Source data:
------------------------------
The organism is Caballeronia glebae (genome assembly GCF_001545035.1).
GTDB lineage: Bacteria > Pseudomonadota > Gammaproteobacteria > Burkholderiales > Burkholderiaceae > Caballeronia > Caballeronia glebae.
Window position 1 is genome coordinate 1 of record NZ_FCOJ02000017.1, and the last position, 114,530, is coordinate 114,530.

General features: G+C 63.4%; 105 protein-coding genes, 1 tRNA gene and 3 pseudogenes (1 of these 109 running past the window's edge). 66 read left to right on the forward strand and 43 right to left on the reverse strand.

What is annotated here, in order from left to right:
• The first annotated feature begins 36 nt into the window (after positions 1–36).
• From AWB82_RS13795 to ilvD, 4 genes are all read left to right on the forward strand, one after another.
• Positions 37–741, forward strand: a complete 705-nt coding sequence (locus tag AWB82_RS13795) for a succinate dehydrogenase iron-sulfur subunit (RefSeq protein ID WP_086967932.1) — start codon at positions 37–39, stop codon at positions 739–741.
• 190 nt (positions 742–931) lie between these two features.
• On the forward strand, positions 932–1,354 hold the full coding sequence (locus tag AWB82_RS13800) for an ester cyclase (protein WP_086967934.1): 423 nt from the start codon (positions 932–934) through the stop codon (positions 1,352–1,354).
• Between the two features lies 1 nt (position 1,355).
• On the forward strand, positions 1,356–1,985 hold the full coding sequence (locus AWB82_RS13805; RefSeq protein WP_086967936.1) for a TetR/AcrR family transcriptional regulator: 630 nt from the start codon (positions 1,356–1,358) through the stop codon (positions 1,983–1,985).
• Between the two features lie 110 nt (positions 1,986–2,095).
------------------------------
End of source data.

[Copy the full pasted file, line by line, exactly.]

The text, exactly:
The organism is Caballeronia glebae (genome assembly GCF_001545035.1).
GTDB lineage: Bacteria > Pseudomonadota > Gammaproteobacteria > Burkholderiales > Burkholderiaceae > Caballeronia > Caballeronia glebae.
Window position 1 is genome coordinate 1 of record NZ_FCOJ02000017.1, and the last position, 114,530, is coordinate 114,530.

General features: G+C 63.4%; 105 protein-coding genes, 1 tRNA gene and 3 pseudogenes (1 of these 109 running past the window's edge). 66 read left to right on the forward strand and 43 right to left on the reverse strand.

What is annotated here, in order from left to right:
• The first annotated feature begins 36 nt into the window (after positions 1–36).
• From AWB82_RS13795 to ilvD, 4 genes are all read left to right on the forward strand, one after another.
• Positions 37–741, forward strand: a complete 705-nt coding sequence (locus tag AWB82_RS13795) for a succinate dehydrogenase iron-sulfur subunit (RefSeq protein ID WP_086967932.1) — start codon at positions 37–39, stop codon at positions 739–741.
• 190 nt (positions 742–931) lie between these two features.
• On the forward strand, positions 932–1,354 hold the full coding sequence (locus tag AWB82_RS13800) for an ester cyclase (protein WP_086967934.1): 423 nt from the start codon (positions 932–934) through the stop codon (positions 1,352–1,354).
• Between the two features lies 1 nt (position 1,355).
• On the forward strand, positions 1,356–1,985 hold the full coding sequence (locus AWB82_RS13805; RefSeq protein WP_086967936.1) for a TetR/AcrR family transcriptional regulator: 630 nt from the start codon (positions 1,356–1,358) through the stop codon (positions 1,983–1,985).
• Between the two features lie 110 nt (positions 1,986–2,095).